In light of the huge increase in public demand for puppies since the beginning of the COVID-19 pandemic, Trading Standards Scotland (TSS) has partnered with the Scottish SPCA to urge consumers to buy puppies safely online, and to avoid illegal and low-welfare breeders who put profit over the health of the breeding dogs and puppies they sell.
TSS is also supporting the Scottish SPCA in its appeal for dog breeders to join its Assured Puppy Breeders scheme – a free and voluntary initiative open to any dog breeder in Scotland. It has developed a framework for responsible breeding and inspectors will assess applications and visit breeding premises annually to make sure high welfare standards are in place.
Prices for puppies have almost doubled due to high demand during the pandemic, with some popular breeds now costing more than £3,000. The increased demand has encouraged illegal puppy farming, with many puppies being taken from their mothers too early or catching infectious diseases due to lack of vaccinations or the unsanitary conditions they were raised in. Sadly, this has led to many puppies passing away in their new homes, or new owners having to pay for expensive veterinary treatment.
Research by the Scottish SPCA shows that two out of five illegally bred puppies bought online die before their fifth birthday and more than one in six get sick or die in the first year.
As part of the campaign, TSS has published a podcast with guests from the Scottish SPCA, Police Scotland, SCOTSS and Vistalworks to discuss the consequences of buying puppies from low-welfare farms or dealers, and to provide guidance to the public on how to buy a puppy safely.
In response to the growing number of problematic adverts for puppies on online marketplaces, tech firm Vistalworks has also updated its online checker to show a ‘high risk’ warning message on Gumtree URLs selling puppies. The message directs potential buyers to the Scottish SPCA’s Say No To Puppy Dealers website for more information about the signs of badly bred puppies and encourages them to walk away from the sale if they are in any doubt.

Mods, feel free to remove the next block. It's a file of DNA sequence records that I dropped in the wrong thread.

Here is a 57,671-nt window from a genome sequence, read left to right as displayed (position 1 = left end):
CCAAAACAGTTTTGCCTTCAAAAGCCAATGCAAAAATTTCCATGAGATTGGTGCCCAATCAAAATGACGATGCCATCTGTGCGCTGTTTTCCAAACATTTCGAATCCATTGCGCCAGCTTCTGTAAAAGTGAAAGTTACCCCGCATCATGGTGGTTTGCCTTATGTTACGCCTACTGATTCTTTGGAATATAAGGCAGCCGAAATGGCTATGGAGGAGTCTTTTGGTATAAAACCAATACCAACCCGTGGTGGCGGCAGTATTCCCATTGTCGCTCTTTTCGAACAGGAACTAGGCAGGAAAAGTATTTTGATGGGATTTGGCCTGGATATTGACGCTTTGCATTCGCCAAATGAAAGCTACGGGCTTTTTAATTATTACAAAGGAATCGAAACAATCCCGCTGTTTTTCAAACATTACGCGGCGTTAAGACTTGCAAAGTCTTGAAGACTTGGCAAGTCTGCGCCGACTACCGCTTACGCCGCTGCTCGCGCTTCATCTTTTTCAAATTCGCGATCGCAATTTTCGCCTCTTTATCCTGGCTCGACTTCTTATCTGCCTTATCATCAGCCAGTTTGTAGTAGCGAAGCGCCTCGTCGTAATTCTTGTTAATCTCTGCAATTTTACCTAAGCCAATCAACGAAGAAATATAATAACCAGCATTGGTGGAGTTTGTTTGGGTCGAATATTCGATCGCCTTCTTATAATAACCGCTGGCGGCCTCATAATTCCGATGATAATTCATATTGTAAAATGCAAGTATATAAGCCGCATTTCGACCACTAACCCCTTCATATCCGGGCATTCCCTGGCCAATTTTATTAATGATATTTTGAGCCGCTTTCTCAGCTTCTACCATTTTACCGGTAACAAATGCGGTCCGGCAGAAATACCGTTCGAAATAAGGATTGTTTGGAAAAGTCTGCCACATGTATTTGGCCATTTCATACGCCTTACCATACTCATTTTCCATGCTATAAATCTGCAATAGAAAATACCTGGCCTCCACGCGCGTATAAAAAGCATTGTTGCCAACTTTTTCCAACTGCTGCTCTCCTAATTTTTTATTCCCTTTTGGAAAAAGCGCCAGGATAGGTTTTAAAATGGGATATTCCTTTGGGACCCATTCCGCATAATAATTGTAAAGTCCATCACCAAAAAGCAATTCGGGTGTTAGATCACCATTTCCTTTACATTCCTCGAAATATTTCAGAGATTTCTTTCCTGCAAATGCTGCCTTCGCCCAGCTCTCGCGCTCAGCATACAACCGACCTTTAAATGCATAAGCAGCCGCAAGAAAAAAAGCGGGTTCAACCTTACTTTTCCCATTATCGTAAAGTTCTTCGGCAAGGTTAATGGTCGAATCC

Advice to buyers
- You can never do too much research before buying a new pet. Illegal dealers may use the same description and photo on more than one advert – try Googling the text of the description and photo to see if they have been used on any other puppy adverts;
- Research the seller – is their phone number or email address linked to different profiles? Are they advertising several different breeds of dog? Are they reluctant to answer questions about the puppies’ mother or provide paperwork?
- Don’t buy a puppy without seeing paperwork and certificates for vaccinations, microchipping and worming;
- Insist on seeing the puppy with its mother in the home in which it was raised – be suspicious if the seller wants to meet in a car park or public space;
- Don’t pay a deposit without seeing the dog in person – be suspicious if the seller tries to rush you into handing over cash.